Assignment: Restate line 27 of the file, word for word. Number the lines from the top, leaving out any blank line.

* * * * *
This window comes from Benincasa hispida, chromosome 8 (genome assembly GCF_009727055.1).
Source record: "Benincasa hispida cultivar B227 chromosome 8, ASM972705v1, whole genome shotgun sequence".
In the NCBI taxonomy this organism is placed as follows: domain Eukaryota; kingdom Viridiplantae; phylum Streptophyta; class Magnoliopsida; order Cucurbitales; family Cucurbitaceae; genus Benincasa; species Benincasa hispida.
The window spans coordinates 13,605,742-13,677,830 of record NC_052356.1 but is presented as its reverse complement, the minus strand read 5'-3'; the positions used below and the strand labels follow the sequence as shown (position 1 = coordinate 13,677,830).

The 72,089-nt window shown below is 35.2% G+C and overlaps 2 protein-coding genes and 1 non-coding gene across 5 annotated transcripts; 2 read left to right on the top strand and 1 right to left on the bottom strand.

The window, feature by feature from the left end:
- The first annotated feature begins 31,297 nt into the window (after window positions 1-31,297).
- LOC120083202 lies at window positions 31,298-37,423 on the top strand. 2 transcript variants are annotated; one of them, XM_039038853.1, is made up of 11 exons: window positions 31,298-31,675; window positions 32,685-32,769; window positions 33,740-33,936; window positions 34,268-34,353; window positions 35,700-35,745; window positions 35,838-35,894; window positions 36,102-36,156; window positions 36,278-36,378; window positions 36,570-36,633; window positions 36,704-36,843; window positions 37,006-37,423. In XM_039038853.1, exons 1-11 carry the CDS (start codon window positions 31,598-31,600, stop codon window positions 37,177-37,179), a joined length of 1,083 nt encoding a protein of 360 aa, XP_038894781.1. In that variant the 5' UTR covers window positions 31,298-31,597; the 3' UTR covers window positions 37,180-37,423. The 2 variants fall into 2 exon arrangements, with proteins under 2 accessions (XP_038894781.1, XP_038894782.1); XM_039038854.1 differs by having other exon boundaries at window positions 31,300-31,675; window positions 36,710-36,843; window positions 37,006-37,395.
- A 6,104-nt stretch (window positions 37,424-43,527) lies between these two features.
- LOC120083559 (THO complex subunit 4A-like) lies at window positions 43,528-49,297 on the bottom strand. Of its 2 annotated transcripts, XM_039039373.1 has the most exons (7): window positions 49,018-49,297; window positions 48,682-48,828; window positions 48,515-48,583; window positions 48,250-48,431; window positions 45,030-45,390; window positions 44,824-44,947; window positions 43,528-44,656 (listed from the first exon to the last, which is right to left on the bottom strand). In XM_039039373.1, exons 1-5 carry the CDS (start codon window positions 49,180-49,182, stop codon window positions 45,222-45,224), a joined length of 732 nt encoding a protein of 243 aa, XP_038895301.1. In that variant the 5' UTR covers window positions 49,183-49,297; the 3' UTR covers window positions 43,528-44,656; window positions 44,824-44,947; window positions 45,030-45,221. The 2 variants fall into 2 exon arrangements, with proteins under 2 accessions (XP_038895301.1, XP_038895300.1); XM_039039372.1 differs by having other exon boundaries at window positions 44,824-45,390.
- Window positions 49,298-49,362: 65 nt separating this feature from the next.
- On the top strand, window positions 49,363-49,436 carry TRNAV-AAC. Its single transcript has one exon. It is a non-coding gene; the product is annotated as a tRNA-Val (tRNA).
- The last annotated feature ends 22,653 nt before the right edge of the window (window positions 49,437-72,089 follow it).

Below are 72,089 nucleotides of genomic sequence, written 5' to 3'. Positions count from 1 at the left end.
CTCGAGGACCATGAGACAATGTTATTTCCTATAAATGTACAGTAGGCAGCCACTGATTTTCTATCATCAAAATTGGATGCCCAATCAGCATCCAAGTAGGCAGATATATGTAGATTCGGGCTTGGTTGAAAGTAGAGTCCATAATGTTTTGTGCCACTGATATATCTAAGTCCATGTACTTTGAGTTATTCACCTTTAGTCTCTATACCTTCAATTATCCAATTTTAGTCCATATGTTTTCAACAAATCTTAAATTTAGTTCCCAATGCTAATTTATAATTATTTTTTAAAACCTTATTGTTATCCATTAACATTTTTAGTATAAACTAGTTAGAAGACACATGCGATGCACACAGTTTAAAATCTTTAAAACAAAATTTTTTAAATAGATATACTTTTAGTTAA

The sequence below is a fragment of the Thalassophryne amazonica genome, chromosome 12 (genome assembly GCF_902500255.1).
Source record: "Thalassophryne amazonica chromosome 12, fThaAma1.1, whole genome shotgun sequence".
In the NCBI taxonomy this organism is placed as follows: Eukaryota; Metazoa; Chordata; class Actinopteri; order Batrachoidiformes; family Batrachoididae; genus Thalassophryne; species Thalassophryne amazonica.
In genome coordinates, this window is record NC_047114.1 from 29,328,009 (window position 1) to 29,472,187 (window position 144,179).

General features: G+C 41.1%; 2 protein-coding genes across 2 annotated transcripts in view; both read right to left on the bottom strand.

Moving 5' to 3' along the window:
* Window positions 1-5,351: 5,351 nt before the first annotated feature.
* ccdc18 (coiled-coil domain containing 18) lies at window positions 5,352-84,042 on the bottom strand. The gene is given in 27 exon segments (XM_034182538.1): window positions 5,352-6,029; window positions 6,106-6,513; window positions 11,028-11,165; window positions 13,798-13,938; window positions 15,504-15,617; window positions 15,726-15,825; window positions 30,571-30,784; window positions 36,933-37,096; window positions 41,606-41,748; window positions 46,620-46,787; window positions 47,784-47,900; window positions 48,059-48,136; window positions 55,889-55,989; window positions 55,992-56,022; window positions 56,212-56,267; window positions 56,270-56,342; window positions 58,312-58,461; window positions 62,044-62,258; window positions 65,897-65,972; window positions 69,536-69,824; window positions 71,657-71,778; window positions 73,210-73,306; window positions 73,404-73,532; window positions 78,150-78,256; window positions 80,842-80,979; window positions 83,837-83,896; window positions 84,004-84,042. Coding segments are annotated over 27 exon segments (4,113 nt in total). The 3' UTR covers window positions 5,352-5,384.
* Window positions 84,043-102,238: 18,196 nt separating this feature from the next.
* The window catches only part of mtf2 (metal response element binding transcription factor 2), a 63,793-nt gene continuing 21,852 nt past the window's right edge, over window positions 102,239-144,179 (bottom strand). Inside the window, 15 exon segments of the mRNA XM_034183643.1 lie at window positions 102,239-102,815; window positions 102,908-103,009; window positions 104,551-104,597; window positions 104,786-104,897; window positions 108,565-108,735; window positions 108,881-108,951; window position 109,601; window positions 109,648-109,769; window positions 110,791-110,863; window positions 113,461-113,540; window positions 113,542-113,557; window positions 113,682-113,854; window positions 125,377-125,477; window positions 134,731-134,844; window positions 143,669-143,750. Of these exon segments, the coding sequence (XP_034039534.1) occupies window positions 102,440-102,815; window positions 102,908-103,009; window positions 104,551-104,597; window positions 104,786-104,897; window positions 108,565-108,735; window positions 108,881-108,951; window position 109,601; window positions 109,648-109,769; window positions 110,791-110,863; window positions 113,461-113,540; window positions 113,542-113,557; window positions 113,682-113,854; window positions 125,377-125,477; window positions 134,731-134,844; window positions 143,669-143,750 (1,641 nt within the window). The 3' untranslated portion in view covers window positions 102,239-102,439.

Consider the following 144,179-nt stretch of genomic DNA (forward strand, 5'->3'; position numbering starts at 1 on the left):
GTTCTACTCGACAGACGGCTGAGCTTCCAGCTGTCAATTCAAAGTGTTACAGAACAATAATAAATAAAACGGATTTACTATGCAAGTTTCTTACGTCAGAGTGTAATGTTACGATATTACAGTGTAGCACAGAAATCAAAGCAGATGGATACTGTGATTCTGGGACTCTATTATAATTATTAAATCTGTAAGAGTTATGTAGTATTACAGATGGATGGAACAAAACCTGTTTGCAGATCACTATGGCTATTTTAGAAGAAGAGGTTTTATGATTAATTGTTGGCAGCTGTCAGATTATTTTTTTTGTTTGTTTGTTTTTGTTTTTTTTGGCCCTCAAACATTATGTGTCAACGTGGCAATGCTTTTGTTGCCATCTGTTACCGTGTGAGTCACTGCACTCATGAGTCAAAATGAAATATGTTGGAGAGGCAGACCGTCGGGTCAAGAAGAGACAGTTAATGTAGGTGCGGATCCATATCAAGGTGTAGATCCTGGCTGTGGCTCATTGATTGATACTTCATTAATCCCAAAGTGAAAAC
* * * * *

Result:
GTTCTACTCGACAGACGGCTGAGCTTCCAGCTGTCAATTCAAAGTGTTACAGAACAATAATAAATAAAACGGATTTACTATGCAAGTTTCTTACGTCAGAGTGTAATGTTACGATATTACAGTGTAGCACAGAAATCAAAGCAGATGGATACTGTGATTCTGGGACTCTATTATAATTATTAAATCTGTAAGAGTTATGTAGTATTACAGATGGATGGAACAAAACCTGTTTGCAGATCACTATGGCTATTTTAGAAGAAGAGGTTTTATGATTAATTGTTGGCAGCTGTCAGATTATTTTTTTTGTTTGTTTGTTTTTGTTTTTTTTGGCCCTCAAACATTATGTGTCAACGTGGCAATGCTTTTGTTGCCATCTGTTACCGTGTGAGTCACTGCACTCATGAGTCAAAATGAAATATGTTGGAGAGGCAGACCGTCGGGTCAAGAAGAGACAGTTAATGTAGGTGCGGATCCATATCAAGGTGTAGATCCTGGCTGTGGCTCATTGATTGATACTTCATTAATCCCAAAGTGAAAAC